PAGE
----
LLMs are rapidly becoming more and more sophisticated, but there are now indications that there might be constraint on how good they can get — the abilities of the humans who’ve created them.
GPT is becoming more “human-like” in both its strenghs and weaknesses, a paper by Oxford Researchers has found. “Humans in Humans Out: On GPT Converging Toward Common Sense in both Success and Failure,” the paper is titled.
“Increase in computational scale and fine-tuning has seen a dramatic improvement in the quality of outputs of large language models (LLMs) like GPT. Given that both GPT-3 and GPT-4 were trained on large quantities of human-generated text, we might ask to what extent their outputs reflect patterns of human thinking, both for correct and incorrect cases,” the paper says.
The research found that GPT-3.5 was better than GPT in tasks involving propositional, quantified, probabilistic reasoning as well as decision-making. “GPT-3 showed evidence of ETR-predicted outputs for 59% of these examples, rising to 77% in GPT-3.5 and 75% in GPT-4,” the paper says. But GPT-4 was also prone to making human-like errors than earlier versions. “Remarkably, the production of human-like fallacious judgments increased from 18% in GPT-3 to 33% in GPT-3.5 and 34% in GPT-4,” the paper says.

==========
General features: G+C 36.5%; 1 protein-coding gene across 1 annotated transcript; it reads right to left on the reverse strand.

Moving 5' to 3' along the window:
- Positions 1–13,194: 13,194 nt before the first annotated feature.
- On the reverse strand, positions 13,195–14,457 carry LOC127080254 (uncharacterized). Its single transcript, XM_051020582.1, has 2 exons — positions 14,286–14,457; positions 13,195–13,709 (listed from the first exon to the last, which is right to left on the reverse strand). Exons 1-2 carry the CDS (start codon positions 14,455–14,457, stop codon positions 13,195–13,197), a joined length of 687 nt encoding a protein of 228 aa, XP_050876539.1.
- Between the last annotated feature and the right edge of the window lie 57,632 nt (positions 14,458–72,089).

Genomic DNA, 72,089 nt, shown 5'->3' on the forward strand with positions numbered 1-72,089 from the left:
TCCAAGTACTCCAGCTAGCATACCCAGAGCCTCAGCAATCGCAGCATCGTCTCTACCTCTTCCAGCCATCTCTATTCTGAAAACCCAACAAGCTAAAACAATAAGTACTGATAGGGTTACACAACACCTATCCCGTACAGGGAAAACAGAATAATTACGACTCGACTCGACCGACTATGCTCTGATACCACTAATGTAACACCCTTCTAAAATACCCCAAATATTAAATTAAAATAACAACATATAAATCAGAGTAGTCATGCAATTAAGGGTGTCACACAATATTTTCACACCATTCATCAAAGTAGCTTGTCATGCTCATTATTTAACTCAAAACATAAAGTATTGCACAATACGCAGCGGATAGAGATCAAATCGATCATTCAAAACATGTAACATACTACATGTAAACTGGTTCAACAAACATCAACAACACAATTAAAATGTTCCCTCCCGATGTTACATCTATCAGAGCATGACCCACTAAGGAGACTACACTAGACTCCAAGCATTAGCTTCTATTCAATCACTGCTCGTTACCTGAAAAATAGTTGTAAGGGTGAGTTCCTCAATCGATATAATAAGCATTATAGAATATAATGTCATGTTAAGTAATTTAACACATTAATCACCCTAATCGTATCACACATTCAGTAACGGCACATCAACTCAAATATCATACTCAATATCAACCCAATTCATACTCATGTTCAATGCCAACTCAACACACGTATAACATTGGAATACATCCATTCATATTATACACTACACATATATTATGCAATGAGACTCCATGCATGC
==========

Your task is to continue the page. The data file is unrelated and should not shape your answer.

“This suggests that larger and more advanced LLMs may develop a tendency toward more human-like mistakes, as relevant thought patterns are inherent in human-produced training data. According to ETR, the same fundamental patterns are involved both in successful and unsuccessful ordinary reasoning, so that the “bad” cases could paradoxically be learned from the “good” cases,” the paper posits.
This is a pretty interesting result. As LLMs are getting more advanced, now only are they becoming more human-like, but also making more fallacies than humans usually make. This would make intuitive sense — LLMs are usually trained through RLHF (Reinforcement Learning Through Human Feedback), and they are being trained to act as per the feedback that’s being provided to them by humans. But this result also shows how both in their successes and follies, LLMs appear to be well on the path to replicating their human creators.